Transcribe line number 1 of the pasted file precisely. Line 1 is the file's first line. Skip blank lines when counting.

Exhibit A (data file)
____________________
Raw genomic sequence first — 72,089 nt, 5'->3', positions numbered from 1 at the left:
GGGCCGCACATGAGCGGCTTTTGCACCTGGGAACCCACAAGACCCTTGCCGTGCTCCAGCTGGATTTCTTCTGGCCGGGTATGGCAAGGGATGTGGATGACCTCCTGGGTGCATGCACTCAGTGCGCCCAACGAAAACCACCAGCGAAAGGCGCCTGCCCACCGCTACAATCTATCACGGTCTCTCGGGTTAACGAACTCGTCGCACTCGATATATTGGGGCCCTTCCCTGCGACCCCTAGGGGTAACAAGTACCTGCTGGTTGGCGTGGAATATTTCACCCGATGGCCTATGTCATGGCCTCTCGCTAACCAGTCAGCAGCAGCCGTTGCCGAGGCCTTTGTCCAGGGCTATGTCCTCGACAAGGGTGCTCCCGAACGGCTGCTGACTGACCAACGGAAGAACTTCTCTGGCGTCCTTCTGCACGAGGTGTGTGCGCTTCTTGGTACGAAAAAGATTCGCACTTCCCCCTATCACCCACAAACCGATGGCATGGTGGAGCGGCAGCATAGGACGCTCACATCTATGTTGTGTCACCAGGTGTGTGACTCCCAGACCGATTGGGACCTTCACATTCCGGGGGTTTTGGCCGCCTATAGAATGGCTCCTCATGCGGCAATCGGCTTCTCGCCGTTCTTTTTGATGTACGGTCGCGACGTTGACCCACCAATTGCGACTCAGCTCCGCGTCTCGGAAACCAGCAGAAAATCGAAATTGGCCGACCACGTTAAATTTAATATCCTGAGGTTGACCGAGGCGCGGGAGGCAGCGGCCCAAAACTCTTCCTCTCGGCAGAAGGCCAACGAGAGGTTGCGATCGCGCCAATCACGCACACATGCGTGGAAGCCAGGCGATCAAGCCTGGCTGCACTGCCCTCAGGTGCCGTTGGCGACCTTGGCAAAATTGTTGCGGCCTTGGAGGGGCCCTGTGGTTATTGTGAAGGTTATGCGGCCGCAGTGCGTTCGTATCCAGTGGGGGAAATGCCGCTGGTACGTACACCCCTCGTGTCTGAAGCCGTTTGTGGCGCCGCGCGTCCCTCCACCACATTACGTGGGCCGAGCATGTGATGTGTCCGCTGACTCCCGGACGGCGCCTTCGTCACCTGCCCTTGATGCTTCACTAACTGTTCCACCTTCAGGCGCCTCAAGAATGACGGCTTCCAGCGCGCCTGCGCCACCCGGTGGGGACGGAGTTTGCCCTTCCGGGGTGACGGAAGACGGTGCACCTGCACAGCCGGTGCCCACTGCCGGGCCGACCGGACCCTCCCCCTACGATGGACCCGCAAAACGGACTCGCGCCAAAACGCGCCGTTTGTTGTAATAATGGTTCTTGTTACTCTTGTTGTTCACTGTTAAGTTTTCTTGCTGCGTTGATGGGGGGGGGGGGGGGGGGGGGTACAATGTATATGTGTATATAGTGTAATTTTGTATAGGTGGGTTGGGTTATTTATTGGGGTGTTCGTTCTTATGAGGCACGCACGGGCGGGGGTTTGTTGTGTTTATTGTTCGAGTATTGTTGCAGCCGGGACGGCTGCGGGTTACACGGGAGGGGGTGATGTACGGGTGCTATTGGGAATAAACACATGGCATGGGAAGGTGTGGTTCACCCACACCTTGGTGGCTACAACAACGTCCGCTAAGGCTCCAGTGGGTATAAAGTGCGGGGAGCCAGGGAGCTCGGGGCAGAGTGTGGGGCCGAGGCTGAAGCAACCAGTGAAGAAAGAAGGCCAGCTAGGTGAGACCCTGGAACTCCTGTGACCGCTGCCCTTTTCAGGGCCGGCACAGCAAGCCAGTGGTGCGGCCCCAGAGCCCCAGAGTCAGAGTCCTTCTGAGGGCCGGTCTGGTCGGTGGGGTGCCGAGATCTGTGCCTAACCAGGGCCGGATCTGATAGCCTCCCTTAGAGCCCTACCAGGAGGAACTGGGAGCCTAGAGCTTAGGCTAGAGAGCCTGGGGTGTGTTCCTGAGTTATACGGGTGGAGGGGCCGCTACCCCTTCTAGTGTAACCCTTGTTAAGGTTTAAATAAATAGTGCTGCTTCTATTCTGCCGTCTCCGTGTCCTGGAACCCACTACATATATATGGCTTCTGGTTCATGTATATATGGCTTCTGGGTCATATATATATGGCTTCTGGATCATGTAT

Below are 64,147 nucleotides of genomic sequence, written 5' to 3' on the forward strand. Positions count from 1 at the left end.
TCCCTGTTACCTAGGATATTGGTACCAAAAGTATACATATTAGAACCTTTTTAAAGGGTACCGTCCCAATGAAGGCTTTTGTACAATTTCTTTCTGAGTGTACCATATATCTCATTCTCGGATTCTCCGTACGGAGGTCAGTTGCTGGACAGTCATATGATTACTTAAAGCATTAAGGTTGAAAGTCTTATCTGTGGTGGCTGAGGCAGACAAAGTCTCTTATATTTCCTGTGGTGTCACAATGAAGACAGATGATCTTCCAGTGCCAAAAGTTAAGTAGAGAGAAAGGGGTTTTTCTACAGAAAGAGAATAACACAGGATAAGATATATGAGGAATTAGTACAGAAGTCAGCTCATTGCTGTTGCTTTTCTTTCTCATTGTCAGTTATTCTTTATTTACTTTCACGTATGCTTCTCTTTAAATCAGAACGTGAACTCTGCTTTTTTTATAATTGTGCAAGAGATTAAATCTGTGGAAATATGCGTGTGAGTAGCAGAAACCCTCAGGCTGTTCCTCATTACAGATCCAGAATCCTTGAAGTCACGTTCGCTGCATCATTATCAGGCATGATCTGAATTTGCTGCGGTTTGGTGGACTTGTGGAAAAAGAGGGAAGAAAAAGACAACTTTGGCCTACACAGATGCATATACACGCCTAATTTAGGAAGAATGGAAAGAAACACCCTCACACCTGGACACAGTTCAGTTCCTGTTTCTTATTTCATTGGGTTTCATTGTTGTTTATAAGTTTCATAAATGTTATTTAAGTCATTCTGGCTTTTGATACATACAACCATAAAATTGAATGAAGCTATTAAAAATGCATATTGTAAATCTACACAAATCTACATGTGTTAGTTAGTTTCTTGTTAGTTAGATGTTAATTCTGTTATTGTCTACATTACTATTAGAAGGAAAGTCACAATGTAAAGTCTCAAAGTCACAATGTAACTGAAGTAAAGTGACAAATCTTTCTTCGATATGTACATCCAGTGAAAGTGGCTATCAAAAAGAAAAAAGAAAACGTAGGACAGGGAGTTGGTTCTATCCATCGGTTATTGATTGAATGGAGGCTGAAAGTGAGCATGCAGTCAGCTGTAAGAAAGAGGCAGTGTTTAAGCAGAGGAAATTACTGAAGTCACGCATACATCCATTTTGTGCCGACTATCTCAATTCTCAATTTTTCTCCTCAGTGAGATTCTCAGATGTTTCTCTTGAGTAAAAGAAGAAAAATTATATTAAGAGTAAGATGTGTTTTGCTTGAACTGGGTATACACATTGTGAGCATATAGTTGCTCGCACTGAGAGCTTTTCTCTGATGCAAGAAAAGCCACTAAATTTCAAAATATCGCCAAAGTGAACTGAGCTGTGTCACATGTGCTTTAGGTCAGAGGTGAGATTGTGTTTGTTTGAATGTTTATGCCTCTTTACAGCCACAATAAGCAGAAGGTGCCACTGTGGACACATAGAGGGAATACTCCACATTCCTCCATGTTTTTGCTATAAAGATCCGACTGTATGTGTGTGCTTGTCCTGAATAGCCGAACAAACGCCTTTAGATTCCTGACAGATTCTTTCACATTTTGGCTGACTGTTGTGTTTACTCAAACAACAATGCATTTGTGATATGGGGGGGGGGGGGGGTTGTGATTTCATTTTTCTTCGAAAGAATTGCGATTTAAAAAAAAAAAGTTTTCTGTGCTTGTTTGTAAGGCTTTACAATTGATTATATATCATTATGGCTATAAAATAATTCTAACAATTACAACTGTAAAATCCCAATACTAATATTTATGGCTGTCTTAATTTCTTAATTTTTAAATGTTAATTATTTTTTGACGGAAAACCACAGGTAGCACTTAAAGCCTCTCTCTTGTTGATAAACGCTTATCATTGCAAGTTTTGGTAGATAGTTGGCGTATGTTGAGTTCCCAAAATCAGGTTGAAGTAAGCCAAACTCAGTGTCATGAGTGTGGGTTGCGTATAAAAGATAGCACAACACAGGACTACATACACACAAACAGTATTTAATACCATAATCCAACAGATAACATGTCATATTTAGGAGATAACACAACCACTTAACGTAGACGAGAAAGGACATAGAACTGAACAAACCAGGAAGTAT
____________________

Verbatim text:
Raw genomic sequence first — 72,089 nt, 5'->3', positions numbered from 1 at the left: